In March 2015, a leaked recording of a meeting between Maria Alice Barbosa Fortunato, the PAHO coordinator heading the PMM, and six advisors of Ms. Rousseff’s administration, during the program’s drafting stage, shed some light on the shady pact with Cuba. It showed the Brazilian government’s attempt to mask the fact that the Brazil-PAHO agreement would serve as a front for a deal with Havana. In the meeting, Ms. Fortunato comments:
“If we put [the words] ‘Cuban government’ [in the agreement term], if our document is public, anyone [who reads it] will understand that we are dribbling the bilateral agreement thing, and this can blow [the deal] apart.”
She then proposes opening up the PMM to other countries in the region:
“We can put in this term ‘Mercosur’ and ‘Unasur’, which will cost about R$ 2 million, to take the focus out of Cuba only, and include countries from Mercosur and Unasur. R$ 2 million compared to R$ 1.6 billion [for Cuba], do you think this will be a problem in the Judiciary?”
She later elaborates on how to mask the inclusion of watchdogs of the Cuban regime, which come to Brazil to prevent defections by the doctors:
“I’ll put, for instance, if it is 9,000 doctors and 50 advisors, I’ll put ‘9,050 exchange doctors’ in my term, because in the [official] program [they] don’t enter, and that’s what I want to defend.”
The participants then deliberate on the percentages of the transfers the Castro regime should keep or pay to the Cuban physicians. An advisor mentions that Marco Aurélio Garcia, a foreign policy advisor to Ms. Rousseff, had proposed the following arrangement:
“60 to the government, 40 to the doctor. Marco Aurélio put this in the meeting, just spreading the news.”
Ms. Fortunato disagrees:
“The [labor] relation is with their government, it is up for them to decide. We are not going to interfere on how much the Cuban doctor will receive.”
The participants also discuss the clandestine status of the agreement. An advisor comments that the Foreign Affairs Ministry (MRE) was not involved in the negotiations:
“I would send [the agreement term to the MRE] in the last place. Things there are leaking more than WikiLeaks. I would send an e-email. […] We are talking things with Cuba without having any high-level decision made.”
Brazilian authorities have repeatedly said the agreement is only with the PAHO, claiming that Brazil is not accountable for what Cuba does to their doctors. They argue that the Cuban doctors in the PMM are temporary scholarship holders, and as such, their labor relations are exclusively with Havana. The PAHO, in turn, also denied any illegality in their role.
Jeopardized Rights and Harassment
Although brushed off by officials, criticism to this deal has solid legal and ethical fundaments. Cuban doctors are clearly in disadvantage compared to their Brazilian and other foreign cohorts. This is happening in spite of articles V and VII of the Constitution, which establish equal rights for all “residing in the country” and generally the principle of ‘equal pay for equal work’. Furthermore, international law is adamant on the rights of migrant health workers. The WHO Global Code of Practice on the International Recruitment of Health Personnel states, for instance, that:
International recruitment of health personnel should be conducted in accordance with the principles of transparency [and] fairness […] (article 3.5)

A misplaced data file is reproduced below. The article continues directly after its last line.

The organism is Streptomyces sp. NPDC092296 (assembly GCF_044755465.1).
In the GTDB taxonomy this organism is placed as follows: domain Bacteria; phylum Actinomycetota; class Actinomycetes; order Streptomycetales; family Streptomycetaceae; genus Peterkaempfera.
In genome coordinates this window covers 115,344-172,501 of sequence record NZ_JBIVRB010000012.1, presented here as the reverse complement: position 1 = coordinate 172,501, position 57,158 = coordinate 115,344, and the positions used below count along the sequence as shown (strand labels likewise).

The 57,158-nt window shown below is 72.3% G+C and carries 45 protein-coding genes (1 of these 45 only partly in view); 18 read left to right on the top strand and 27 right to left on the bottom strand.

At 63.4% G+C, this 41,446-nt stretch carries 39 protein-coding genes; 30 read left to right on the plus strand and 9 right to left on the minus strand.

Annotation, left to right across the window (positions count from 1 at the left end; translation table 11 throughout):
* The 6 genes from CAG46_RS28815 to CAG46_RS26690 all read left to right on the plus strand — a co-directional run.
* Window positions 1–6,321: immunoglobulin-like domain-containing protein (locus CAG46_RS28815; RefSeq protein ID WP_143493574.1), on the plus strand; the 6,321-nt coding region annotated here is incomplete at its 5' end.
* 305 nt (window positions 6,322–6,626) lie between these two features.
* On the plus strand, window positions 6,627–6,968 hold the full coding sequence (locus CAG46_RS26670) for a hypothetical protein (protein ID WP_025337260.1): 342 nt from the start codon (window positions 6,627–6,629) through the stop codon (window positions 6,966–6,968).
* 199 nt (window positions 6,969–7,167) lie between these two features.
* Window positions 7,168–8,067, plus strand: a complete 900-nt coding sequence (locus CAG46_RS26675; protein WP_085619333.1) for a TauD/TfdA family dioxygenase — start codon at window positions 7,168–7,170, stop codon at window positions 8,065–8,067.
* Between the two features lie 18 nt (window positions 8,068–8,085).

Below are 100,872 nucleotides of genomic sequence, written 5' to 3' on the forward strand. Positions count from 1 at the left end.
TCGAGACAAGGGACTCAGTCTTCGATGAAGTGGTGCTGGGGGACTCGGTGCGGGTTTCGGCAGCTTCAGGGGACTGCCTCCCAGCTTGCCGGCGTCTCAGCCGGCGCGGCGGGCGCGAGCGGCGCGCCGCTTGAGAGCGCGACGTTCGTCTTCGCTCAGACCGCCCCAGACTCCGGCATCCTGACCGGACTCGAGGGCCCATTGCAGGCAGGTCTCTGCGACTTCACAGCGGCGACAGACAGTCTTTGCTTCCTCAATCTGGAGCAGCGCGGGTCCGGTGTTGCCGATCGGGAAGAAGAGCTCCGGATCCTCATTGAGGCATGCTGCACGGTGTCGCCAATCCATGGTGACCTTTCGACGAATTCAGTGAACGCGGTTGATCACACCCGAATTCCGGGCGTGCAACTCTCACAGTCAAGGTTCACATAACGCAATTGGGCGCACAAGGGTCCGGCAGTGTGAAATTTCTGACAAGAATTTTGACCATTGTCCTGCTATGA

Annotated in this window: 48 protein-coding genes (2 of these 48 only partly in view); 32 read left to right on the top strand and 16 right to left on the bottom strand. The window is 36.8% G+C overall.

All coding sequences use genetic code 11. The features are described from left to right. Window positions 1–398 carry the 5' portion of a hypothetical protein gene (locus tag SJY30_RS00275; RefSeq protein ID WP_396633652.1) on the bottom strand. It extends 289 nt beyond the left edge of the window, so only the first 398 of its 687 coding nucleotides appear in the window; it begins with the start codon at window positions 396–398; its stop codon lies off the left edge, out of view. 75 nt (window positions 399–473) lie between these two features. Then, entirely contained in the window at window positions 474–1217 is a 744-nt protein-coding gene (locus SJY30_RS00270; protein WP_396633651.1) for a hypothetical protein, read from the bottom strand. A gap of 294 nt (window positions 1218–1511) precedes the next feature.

Migrant health personnel should be hired, promoted and remunerated […] on the basis of equality of treatment with the domestically trained health workforce. (article 4.4)
[T]he Code applies equally to those recruited to work on a temporary or permanent basis. (article 4.7)
In violation of these norms and principles, Brazil has been complicit with the oppression of the Castro regime. Various Cuban defectors declared that they did not know about the relative gap in their pay. Moreover, to prevent defections, they cannot bring their families, except for short visits. Some who did suffered threats of being sacked from the PMM or losing their diploma. In 2015, a Cuban Minister personally came to Brazil to demand the return of families overstaying in the country.
Some defectors have spoken out against these abuses. Ramona Rodríguez, the first Cuban doctor to abandon the program, said that she learned about the gap in pay when talking to her cohorts. She also claimed she had been deceived about the possibility of bringing her family along. Another doctor, Dianelys San Roman Parrado, escaped to Miami with her husband and child. Her family had come to Brazil to visit her, and was receiving pressure “from the Cuban government” to return. Doctors also fear reprisals to their families in Cuba. For instance, Raul Vargas said:
“In Cuba, I think we doctors are a merchandise. They train you to be a doctor, to later raise revenue, to raise money”. […] “My daughter is finishing [high school] now, to enter university. Universities there are all public. There are no private universities, and a retaliation that [she] may suffer is that they don’t let her enter university.”
The PMM has helped to universalize medical care in Brazil, improving the lives of millions among the poorest in the country. Even Cuban doctors and their families have benefited from it, at least as long as they play by the rules of the Castro regime. That might explain why, in spite of the unfair treatment they get, the number of defections among Cuban doctors is inferior to that of other nationalities, only 47 by mid-2015. Nevertheless, the agreement governing the labor relations of Cuban physicians is clearly problematic not only in legal but also in ethical terms. The Castro regime’s exploitation of their doctors within Brazilian borders, with the complicity of Ms. Rousseff’s administration, affronts their constitutional rights, international law, and Brazilian sovereignty.